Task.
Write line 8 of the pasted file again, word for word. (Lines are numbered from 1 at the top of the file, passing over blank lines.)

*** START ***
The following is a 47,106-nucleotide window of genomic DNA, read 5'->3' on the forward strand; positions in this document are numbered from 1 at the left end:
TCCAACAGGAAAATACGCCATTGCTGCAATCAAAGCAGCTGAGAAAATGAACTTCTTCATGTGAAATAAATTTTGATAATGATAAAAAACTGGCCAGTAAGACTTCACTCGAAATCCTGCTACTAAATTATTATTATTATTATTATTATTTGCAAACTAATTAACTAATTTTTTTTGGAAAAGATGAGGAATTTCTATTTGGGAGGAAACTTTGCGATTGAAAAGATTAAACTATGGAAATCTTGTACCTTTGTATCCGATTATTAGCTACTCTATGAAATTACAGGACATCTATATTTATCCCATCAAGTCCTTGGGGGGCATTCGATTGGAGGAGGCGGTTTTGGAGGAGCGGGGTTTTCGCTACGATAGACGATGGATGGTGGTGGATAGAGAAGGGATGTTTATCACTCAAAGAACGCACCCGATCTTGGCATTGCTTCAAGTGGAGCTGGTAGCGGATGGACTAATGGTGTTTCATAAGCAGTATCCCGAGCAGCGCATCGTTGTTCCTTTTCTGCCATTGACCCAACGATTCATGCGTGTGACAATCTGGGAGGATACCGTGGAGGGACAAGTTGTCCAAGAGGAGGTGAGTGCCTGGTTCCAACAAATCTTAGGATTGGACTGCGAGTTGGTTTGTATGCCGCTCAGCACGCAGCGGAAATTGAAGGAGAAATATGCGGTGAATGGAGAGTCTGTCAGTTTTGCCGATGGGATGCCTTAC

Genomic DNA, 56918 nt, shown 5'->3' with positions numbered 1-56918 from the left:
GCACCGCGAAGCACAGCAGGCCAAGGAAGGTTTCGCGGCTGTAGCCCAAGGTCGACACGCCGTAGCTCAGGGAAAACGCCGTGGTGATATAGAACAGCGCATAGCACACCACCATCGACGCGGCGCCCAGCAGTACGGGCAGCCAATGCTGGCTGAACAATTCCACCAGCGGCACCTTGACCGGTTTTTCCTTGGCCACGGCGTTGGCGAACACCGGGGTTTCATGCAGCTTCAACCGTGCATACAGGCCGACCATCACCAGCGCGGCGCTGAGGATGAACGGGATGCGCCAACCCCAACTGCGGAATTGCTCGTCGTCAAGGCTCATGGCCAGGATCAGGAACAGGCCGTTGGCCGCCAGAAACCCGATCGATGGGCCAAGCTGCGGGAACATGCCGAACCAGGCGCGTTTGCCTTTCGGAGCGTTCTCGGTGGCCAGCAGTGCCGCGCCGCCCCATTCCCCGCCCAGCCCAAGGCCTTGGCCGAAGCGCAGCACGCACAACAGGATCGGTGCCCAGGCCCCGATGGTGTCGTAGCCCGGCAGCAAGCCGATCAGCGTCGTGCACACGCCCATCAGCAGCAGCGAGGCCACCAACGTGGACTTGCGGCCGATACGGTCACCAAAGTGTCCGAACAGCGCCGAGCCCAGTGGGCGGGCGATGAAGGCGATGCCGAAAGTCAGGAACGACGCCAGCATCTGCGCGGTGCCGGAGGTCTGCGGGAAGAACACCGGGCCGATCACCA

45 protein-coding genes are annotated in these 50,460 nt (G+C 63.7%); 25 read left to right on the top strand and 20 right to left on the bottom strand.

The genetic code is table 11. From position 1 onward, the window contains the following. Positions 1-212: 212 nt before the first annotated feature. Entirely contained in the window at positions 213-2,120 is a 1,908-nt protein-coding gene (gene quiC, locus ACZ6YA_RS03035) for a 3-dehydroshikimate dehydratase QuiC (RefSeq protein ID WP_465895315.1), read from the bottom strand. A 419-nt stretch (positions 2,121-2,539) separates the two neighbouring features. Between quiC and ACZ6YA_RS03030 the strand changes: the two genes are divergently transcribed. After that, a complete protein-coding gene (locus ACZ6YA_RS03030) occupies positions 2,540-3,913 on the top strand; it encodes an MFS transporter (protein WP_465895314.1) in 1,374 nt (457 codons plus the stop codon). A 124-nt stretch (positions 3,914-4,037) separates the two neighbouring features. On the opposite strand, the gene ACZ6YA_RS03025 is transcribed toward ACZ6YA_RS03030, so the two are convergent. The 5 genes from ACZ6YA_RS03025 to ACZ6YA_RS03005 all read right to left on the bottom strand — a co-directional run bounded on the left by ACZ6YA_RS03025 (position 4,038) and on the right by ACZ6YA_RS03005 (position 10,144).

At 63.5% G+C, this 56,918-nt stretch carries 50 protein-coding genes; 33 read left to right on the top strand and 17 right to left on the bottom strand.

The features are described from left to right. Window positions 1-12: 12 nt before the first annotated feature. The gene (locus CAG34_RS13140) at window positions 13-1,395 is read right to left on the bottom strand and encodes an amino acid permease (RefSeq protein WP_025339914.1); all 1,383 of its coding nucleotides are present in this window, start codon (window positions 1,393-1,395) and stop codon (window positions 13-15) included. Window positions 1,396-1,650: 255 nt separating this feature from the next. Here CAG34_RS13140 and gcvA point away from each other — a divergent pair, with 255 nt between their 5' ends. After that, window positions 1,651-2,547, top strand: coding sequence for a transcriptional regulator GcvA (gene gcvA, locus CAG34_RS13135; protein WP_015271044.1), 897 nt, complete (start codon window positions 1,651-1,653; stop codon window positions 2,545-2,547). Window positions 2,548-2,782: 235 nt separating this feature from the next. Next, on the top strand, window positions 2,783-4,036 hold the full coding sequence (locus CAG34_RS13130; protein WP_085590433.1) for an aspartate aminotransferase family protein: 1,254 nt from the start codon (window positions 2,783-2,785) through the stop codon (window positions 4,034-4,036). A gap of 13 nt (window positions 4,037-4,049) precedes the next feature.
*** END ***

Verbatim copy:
The features are described from left to right. Window positions 1-12: 12 nt before the first annotated feature. The gene (locus CAG34_RS13140) at window positions 13-1,395 is read right to left on the bottom strand and encodes an amino acid permease (RefSeq protein WP_025339914.1); all 1,383 of its coding nucleotides are present in this window, start codon (window positions 1,393-1,395) and stop codon (window positions 13-15) included. Window positions 1,396-1,650: 255 nt separating this feature from the next. Here CAG34_RS13140 and gcvA point away from each other — a divergent pair, with 255 nt between their 5' ends. After that, window positions 1,651-2,547, top strand: coding sequence for a transcriptional regulator GcvA (gene gcvA, locus CAG34_RS13135; protein WP_015271044.1), 897 nt, complete (start codon window positions 1,651-1,653; stop codon window positions 2,545-2,547). Window positions 2,548-2,782: 235 nt separating this feature from the next. Next, on the top strand, window positions 2,783-4,036 hold the full coding sequence (locus CAG34_RS13130; protein WP_085590433.1) for an aspartate aminotransferase family protein: 1,254 nt from the start codon (window positions 2,783-2,785) through the stop codon (window positions 4,034-4,036). A gap of 13 nt (window positions 4,037-4,049) precedes the next feature.